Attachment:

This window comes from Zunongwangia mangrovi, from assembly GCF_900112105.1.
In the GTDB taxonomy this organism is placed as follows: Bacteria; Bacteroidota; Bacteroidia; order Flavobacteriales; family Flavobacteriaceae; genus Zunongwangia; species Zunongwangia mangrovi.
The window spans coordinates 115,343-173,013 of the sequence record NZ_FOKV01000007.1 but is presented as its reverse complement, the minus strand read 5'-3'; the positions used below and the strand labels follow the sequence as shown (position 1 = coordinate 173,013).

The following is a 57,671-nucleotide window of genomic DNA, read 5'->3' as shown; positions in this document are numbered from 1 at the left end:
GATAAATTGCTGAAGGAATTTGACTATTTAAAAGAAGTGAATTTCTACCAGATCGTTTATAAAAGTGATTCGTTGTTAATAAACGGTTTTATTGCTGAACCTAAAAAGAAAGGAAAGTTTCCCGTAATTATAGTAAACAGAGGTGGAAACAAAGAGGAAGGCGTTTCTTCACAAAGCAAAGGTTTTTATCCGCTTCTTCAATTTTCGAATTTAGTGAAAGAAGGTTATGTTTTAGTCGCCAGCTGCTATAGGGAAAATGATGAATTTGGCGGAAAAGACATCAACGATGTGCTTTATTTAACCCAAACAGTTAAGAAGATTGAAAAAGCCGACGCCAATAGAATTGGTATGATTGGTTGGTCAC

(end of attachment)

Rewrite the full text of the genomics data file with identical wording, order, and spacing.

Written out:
This window comes from Zunongwangia mangrovi, from assembly GCF_900112105.1.
In the GTDB taxonomy this organism is placed as follows: Bacteria; Bacteroidota; Bacteroidia; order Flavobacteriales; family Flavobacteriaceae; genus Zunongwangia; species Zunongwangia mangrovi.
The window spans coordinates 115,343-173,013 of the sequence record NZ_FOKV01000007.1 but is presented as its reverse complement, the minus strand read 5'-3'; the positions used below and the strand labels follow the sequence as shown (position 1 = coordinate 173,013).

The following is a 57,671-nucleotide window of genomic DNA, read 5'->3' as shown; positions in this document are numbered from 1 at the left end:
GATAAATTGCTGAAGGAATTTGACTATTTAAAAGAAGTGAATTTCTACCAGATCGTTTATAAAAGTGATTCGTTGTTAATAAACGGTTTTATTGCTGAACCTAAAAAGAAAGGAAAGTTTCCCGTAATTATAGTAAACAGAGGTGGAAACAAAGAGGAAGGCGTTTCTTCACAAAGCAAAGGTTTTTATCCGCTTCTTCAATTTTCGAATTTAGTGAAAGAAGGTTATGTTTTAGTCGCCAGCTGCTATAGGGAAAATGATGAATTTGGCGGAAAAGACATCAACGATGTGCTTTATTTAACCCAAACAGTTAAGAAGATTGAAAAAGCCGACGCCAATAGAATTGGTATGATTGGTTGGTCAC